I have just read news that there is a HTC One ‘Google Edition’ with stock Android reportedly in the works. I see a handful of people all so excited about this news. Days ago, we also got to know that there will be a TouchWiz-less version of the Galaxy S4 with stock Android. There was some excitement surrounding that too in the geek community, same way the community gets excited over every Nexus smartphone and tablet. Honestly, I do not get what the excitement is all about. I know that smartphones running stock Android get firmware updates faster than others. But besides that, what else are the benefits of using a stock device?
Here are my observations in the stock versus customised Android debates:
Custom Android look better
I swear by my great grandfather’s beard! Stock Android is inelegant. Bland. Unexciting. I have used a few stock Android smartphones and then others with custom UIs, and in almost every single case, the custom UIs make Android look and feel better. TouchWiz, Sense UI, and Sony’s nameless touch are examples. They just make the phone look better. Yes; sometimes, they don’t look much better, but better is better. I hope.
Custom Android are more user friendly
With more shortcuts in the drop-down notification bar, and more tweaks to the home screen, custom Android versions lets the user get things done more conveniently. Faster too.
Custom Android provide more functionality
Usually, custom Android versions come with a bag of extra apps that are not available elsewhere thrown into the mix. Yes; I know that you can probably get replacements in the Play Store, but some of those custom apps are really superbly integrated into the OS and do a better job than 3rd party downloads. An example is Sony’s “edit music info” feature in their Walkman branded Android music player.
Now, to give a few downsides to custom Android versions. I am a nice guy, after all.
Custom Android hog resources
For one, those customization tend to hog available resources, especially RAM. I cannot forget how the HTC One was in this regard. Sense UI was alpha and omega, and everything else could go to blazes in between. Even the Sony Xperia P that I have here now is not free of the RAM hugging. It is evident in daily usage. Customized Android versions tend to hog battery power too, though that is changing fast of recent.
Custom Android updates are slower – or never come
Then, there is the issue of timely updates. stock edition users get the latest versions of Android OS immediately they are out, while customized users have to wait months – and sometimes a year (Ahem! Sony.. cough!) to get updates to their devices. I am yet to get the Jelly Bean update on my Xperia P till date. Sometimes, those devices get no updates at all. Abandoned! Forgotten!
Sigh. I’ve given you stock Android lovers the ammunition you need to take me on; right? Oh, well. Have fun. I still prefer customized Android versions to stock any day. And I really do think that it is sacrilege for anyone to strip the HTC One of Sense UI. Urgh!!! These guys at HTC need to go for confession. Why would anyone want to desecrate that beautiful package with vanilla Android? Why?! But then, perhaps both HTC and Samsung can see that there is enough demand to make the effort worth it. Perhaps. But Mo loves his Android highly flavoured. The less of stock Android I see, the better.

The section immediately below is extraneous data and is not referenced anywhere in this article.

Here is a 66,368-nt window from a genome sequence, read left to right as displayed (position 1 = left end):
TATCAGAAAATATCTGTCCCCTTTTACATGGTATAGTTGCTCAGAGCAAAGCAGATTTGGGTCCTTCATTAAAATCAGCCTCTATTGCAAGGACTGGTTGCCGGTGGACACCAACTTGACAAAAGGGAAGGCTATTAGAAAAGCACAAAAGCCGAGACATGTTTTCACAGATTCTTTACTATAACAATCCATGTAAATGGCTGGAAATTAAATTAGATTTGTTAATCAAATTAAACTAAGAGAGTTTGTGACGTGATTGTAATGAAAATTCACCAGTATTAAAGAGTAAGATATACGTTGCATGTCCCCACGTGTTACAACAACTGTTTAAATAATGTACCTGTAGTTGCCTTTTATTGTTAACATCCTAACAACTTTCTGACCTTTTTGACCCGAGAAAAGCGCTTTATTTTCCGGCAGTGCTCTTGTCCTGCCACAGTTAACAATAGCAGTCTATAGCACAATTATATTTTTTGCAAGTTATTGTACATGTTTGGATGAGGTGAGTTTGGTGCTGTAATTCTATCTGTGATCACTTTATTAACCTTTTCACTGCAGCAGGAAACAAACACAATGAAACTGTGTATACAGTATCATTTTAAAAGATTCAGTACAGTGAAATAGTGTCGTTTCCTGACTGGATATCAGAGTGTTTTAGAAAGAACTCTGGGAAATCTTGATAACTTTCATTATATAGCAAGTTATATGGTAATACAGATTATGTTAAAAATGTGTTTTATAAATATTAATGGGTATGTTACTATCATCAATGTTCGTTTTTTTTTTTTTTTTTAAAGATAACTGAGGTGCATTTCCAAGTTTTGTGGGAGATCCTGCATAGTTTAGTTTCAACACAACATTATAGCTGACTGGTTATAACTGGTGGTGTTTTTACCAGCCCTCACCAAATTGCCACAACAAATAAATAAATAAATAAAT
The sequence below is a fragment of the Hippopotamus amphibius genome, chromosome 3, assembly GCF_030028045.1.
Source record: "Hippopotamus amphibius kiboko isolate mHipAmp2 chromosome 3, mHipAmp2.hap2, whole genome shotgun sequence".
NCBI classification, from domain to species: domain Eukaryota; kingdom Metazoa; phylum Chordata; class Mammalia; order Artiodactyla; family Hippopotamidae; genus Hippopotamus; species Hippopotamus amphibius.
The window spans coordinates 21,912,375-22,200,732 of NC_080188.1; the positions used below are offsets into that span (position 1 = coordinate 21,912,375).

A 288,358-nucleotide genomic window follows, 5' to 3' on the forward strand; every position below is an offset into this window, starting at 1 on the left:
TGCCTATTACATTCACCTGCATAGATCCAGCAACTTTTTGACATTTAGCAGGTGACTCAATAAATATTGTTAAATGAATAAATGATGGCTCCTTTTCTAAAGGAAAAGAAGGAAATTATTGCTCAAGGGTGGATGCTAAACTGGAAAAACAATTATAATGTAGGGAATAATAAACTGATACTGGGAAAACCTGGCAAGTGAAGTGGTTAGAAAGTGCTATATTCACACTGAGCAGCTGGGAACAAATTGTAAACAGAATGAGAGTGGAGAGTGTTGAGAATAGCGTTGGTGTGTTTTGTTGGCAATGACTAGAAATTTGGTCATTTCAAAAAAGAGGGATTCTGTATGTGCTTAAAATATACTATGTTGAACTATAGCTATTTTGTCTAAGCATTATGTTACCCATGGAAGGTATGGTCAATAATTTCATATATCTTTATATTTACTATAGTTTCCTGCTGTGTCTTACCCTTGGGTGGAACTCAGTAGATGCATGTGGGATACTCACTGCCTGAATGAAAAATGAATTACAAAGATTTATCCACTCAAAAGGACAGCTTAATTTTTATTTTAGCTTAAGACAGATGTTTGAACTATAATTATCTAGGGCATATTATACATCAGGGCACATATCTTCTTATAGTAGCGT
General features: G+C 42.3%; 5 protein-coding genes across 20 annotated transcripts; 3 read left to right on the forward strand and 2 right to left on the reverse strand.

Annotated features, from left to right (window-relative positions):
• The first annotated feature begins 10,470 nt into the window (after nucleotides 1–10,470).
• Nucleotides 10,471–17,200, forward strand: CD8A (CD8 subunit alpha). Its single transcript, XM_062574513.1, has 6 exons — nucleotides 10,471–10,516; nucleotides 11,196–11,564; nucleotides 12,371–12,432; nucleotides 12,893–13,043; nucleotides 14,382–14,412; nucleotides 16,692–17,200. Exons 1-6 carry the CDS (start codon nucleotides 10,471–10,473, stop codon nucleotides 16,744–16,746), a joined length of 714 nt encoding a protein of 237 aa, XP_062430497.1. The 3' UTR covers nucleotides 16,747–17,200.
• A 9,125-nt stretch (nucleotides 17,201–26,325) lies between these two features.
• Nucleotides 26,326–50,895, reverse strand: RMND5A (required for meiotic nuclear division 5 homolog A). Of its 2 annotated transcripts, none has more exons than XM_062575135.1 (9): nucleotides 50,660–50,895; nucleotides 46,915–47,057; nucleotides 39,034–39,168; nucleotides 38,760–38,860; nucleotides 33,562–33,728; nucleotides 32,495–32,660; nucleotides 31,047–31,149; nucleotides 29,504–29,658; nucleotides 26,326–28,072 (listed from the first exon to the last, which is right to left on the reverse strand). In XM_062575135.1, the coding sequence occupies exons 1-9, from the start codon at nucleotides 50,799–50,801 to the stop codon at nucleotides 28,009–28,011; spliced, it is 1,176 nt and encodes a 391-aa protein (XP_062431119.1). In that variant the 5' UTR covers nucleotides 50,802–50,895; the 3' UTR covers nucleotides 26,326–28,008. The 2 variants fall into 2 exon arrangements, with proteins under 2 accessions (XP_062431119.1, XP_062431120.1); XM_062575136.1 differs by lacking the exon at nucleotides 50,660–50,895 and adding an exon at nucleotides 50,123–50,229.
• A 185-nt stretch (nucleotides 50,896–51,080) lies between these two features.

Meanwhile, at the recent Mobile Web West Africa conference, a Nigerian startup let me have a hands-on of their prototype Android smartphone. It has the sleekest and most elegant customization of Android that I have ever seen – and I have seen plenty, mind you. I had to ask the gentleman again and again if the phone was really running Android. Of course, the “About Phone” menu confirmed to me that it was Android. I wasn’t allowed to take any pictures or screenshots, but a unit is heading my way soon. If that phone sees the light of day, I am likely to use it as my primary smartphone. It is beautiful, powerful and most importantly does not look or smell Android. All the things that I like about Android without some of the things that I loathe. Nice? You bet!
So, you tell me: how do you prefer your Android – vanilla or flavoured? What are your reasons? Don’t worry, the reasons don’t have to make sense or anything. It is your life and your money that you are spending, after all. Comments, my friends!
Founder of MobilityArena. Yomi’s journey in mobile started in 2001. Besides obsessing over mobile phones, he also started creating WAP sites (early mobile-friendly websites created with WML). He began writing about phones in 2004 and has been at it since then. He has owned over 200 devices, from Symbian, Palm, PocketPC/Windows Mobile, BlackBerry/BB10, webOS, Windows Phone, Firefox, Ubuntu Touch, to Android, iOS, and KaiOS operating systems.